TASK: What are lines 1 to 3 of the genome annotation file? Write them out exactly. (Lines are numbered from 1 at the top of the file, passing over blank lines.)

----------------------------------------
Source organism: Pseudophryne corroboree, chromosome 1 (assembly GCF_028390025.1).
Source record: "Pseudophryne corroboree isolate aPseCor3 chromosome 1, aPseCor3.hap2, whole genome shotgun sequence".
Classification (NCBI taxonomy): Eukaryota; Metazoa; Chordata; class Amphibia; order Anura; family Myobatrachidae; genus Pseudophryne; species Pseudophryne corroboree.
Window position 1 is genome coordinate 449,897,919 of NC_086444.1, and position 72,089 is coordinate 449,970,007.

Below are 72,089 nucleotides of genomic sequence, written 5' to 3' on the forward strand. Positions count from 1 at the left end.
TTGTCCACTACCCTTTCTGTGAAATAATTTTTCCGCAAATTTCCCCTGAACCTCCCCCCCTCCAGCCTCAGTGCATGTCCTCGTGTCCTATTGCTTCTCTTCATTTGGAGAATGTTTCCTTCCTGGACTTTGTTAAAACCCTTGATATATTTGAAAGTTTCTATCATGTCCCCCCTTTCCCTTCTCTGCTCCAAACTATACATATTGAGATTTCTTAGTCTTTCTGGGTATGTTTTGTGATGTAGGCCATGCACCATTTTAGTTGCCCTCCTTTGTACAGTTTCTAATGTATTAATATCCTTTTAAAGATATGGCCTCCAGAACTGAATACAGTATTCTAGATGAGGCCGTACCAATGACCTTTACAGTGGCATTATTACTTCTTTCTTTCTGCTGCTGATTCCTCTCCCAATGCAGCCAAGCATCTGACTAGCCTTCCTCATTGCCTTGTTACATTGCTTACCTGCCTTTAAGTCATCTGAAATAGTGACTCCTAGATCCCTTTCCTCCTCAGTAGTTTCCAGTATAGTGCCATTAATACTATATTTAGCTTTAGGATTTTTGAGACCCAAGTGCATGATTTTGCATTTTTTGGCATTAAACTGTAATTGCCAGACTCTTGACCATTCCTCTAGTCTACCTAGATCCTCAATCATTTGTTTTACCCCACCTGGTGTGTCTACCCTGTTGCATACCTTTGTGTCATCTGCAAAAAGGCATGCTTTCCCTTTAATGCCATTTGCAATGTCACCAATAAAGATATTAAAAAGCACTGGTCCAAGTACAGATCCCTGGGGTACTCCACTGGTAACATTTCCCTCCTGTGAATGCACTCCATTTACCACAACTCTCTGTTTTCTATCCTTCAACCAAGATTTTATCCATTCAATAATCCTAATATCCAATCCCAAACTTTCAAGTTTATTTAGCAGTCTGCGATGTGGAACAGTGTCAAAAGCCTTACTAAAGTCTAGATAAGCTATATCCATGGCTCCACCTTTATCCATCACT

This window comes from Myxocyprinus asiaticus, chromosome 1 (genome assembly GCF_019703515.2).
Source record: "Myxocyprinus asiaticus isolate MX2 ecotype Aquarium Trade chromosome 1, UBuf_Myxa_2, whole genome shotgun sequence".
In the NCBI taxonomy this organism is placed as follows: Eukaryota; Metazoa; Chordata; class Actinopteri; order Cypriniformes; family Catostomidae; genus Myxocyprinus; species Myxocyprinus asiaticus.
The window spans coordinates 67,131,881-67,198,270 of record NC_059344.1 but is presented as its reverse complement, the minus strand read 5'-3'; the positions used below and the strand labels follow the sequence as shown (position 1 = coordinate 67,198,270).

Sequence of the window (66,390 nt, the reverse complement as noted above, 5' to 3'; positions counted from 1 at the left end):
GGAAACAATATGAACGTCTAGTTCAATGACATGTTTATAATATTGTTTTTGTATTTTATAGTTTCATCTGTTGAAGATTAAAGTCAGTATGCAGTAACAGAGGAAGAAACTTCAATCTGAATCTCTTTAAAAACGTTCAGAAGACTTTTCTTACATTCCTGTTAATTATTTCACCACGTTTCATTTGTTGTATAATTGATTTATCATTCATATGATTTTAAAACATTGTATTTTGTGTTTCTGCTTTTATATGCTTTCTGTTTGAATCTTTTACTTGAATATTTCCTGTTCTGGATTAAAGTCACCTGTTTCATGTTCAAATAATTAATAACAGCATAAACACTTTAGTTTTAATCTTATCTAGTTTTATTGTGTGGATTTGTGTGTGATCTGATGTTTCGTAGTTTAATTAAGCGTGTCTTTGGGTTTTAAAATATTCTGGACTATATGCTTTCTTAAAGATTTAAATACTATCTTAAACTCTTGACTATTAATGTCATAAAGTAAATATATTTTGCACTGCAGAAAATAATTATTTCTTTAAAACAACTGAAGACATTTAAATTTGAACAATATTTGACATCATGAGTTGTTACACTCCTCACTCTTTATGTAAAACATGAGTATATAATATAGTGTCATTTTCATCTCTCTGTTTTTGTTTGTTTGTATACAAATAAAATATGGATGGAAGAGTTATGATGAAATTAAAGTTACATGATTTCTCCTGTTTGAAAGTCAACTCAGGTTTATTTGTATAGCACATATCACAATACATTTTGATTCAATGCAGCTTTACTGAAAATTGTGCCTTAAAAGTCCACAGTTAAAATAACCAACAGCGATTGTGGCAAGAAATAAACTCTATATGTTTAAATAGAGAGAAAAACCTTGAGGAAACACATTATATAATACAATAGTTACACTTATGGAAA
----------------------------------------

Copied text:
Source organism: Pseudophryne corroboree, chromosome 1 (assembly GCF_028390025.1).
Source record: "Pseudophryne corroboree isolate aPseCor3 chromosome 1, aPseCor3.hap2, whole genome shotgun sequence".
Classification (NCBI taxonomy): Eukaryota; Metazoa; Chordata; class Amphibia; order Anura; family Myobatrachidae; genus Pseudophryne; species Pseudophryne corroboree.